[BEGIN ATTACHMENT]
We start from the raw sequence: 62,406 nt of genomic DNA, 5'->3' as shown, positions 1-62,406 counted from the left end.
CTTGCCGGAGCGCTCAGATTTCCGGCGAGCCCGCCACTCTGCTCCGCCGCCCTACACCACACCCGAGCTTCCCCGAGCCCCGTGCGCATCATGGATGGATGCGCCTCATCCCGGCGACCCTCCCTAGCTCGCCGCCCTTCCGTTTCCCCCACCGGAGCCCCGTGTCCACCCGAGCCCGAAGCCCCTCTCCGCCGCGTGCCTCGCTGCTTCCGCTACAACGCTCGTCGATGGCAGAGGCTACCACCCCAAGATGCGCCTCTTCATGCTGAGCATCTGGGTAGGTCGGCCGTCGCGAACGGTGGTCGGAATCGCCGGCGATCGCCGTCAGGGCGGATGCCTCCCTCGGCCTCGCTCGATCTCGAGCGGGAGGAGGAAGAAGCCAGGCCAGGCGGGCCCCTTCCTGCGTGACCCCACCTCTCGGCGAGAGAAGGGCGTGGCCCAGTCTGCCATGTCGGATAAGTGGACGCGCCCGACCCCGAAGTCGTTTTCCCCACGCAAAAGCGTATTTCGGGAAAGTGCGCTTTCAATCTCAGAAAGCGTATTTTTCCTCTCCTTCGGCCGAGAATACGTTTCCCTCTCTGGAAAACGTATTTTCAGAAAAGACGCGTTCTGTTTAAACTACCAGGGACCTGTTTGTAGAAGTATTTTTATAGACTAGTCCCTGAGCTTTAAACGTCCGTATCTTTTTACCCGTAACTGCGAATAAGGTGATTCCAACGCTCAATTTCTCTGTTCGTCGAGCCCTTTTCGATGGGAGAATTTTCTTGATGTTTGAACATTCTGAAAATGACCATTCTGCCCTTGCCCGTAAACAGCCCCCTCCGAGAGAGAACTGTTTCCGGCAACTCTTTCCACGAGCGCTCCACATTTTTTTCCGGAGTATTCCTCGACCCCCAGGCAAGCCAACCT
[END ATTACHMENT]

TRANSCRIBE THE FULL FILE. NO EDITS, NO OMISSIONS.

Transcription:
We start from the raw sequence: 62,406 nt of genomic DNA, 5'->3' as shown, positions 1-62,406 counted from the left end.
CTTGCCGGAGCGCTCAGATTTCCGGCGAGCCCGCCACTCTGCTCCGCCGCCCTACACCACACCCGAGCTTCCCCGAGCCCCGTGCGCATCATGGATGGATGCGCCTCATCCCGGCGACCCTCCCTAGCTCGCCGCCCTTCCGTTTCCCCCACCGGAGCCCCGTGTCCACCCGAGCCCGAAGCCCCTCTCCGCCGCGTGCCTCGCTGCTTCCGCTACAACGCTCGTCGATGGCAGAGGCTACCACCCCAAGATGCGCCTCTTCATGCTGAGCATCTGGGTAGGTCGGCCGTCGCGAACGGTGGTCGGAATCGCCGGCGATCGCCGTCAGGGCGGATGCCTCCCTCGGCCTCGCTCGATCTCGAGCGGGAGGAGGAAGAAGCCAGGCCAGGCGGGCCCCTTCCTGCGTGACCCCACCTCTCGGCGAGAGAAGGGCGTGGCCCAGTCTGCCATGTCGGATAAGTGGACGCGCCCGACCCCGAAGTCGTTTTCCCCACGCAAAAGCGTATTTCGGGAAAGTGCGCTTTCAATCTCAGAAAGCGTATTTTTCCTCTCCTTCGGCCGAGAATACGTTTCCCTCTCTGGAAAACGTATTTTCAGAAAAGACGCGTTCTGTTTAAACTACCAGGGACCTGTTTGTAGAAGTATTTTTATAGACTAGTCCCTGAGCTTTAAACGTCCGTATCTTTTTACCCGTAACTGCGAATAAGGTGATTCCAACGCTCAATTTCTCTGTTCGTCGAGCCCTTTTCGATGGGAGAATTTTCTTGATGTTTGAACATTCTGAAAATGACCATTCTGCCCTTGCCCGTAAACAGCCCCCTCCGAGAGAGAACTGTTTCCGGCAACTCTTTCCACGAGCGCTCCACATTTTTTTCCGGAGTATTCCTCGACCCCCAGGCAAGCCAACCT